The European Commission has proposed a regulation to improve the well-being of cats and dogs in the EU. For example, premises where animals are kept need to have natural sunlight, while a cat older than six years can only be bred with a veterinarian's permission.
The Commission's proposal comes on the heels of 74 percent of EU residents feeling that the well-being of cats and dogs needs to be better protected.
New scientific and social approaches in animal welfare are also considered, such as "suffering" being, in addition to a negative feeling, the lack of positive feelings.
The Commission writes that while a part of animals are bred, kept and traded by responsible and reputable companies, a lot of cats and dogs on the European market (also those brought in from third countries) show signs of poor health or insufficient well-being.
For example, the situation is worrying in some shelters, especially those in Southern and Eastern Europe where too many animals are kept together. The Commission also finds that the illegal trade of cats and dogs requires a unionwide solution. That is why the EC is proposing to regulate rules governing the welfare of dogs and cats in transportation.
The proposed rules include new requirements for premises, feeding, socializing and healthcare. For example, it will be prohibited to carry over by way of breeding genotypes or phenotypes that negatively impact the welfare of offspring. Inbreeding between parents and offspring as well as grandparents and the generation over will be prohibited.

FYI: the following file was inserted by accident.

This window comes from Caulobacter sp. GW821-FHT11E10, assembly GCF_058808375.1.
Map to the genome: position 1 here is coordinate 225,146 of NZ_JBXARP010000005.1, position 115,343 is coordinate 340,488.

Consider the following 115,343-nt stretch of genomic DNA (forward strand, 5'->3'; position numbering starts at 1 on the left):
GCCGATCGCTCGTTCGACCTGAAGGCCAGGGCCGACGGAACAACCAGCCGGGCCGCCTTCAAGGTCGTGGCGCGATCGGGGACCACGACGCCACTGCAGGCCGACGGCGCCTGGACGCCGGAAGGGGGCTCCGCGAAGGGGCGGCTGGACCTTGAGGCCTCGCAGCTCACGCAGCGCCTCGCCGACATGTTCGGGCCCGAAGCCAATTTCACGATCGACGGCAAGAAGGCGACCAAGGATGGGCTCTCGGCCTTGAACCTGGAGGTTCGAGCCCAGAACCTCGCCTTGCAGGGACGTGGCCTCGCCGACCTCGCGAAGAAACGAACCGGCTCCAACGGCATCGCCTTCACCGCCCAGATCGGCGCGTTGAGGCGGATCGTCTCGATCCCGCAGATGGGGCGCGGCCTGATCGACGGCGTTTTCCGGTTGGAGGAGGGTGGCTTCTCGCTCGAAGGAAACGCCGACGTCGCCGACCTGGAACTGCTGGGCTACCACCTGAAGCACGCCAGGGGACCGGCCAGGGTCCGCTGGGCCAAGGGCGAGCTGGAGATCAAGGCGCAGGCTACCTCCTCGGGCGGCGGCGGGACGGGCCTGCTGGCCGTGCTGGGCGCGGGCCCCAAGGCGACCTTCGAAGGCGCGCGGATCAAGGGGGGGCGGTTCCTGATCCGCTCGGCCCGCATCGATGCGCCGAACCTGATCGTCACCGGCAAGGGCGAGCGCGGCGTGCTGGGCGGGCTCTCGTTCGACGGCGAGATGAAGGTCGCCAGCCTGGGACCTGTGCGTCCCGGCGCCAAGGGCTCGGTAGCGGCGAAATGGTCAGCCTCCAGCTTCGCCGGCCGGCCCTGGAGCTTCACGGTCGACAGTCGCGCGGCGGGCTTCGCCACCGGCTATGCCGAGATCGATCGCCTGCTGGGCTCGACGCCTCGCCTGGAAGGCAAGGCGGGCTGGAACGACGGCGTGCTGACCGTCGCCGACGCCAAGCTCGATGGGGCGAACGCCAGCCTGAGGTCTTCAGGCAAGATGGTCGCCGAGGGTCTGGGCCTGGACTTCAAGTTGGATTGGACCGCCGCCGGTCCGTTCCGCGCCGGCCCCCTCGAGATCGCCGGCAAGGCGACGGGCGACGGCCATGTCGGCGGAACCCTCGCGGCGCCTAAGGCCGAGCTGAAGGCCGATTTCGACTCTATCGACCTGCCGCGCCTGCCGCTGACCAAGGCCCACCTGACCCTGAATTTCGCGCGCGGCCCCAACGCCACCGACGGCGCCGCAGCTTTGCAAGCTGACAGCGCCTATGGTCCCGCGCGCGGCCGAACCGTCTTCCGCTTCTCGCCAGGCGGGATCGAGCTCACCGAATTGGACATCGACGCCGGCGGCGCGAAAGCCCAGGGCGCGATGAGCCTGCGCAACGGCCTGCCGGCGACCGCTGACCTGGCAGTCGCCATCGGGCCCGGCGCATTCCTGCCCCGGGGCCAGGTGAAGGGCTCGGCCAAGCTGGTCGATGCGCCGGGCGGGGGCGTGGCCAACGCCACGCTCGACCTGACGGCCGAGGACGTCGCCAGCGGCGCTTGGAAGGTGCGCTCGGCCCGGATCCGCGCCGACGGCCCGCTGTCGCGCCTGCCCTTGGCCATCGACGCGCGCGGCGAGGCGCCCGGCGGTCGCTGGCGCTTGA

It is pointed out that short-nosed breeds will not be banned if the breeding process is aimed at reducing the negative health effects of deformed airways. Keeping dogs and cats in containers (small cages used for transport or temporary separation) will be prohibited. Dogs must be able to walk outside every day, while natural sunlight will need to reach premises where animals are kept.
A cat that is nursing must not be bred or inseminated, while dogs over the age of eight and cats over six can only be bred with express permission from a veterinarian.
Body-altering surgeries will be prohibited (except in cases where they are deemed necessary by a veterinarian), while all cat and dog breeders will need to apply for a license from the PTA.
Member States will collect and forward to the Commission data on the welfare of cats and dogs every three years, while it is up to the former to determine punishments. Member States are free to impose tougher requirements but must notify the Commission first.
The proposal does not present new regulations for citizens and pet owners. It establishes uniform EU rules for the welfare of dogs and cats that are bred or kept in breeding establishments, in pet shops as well as in shelters.
Editor: Mari Peegel, Marcus Turovski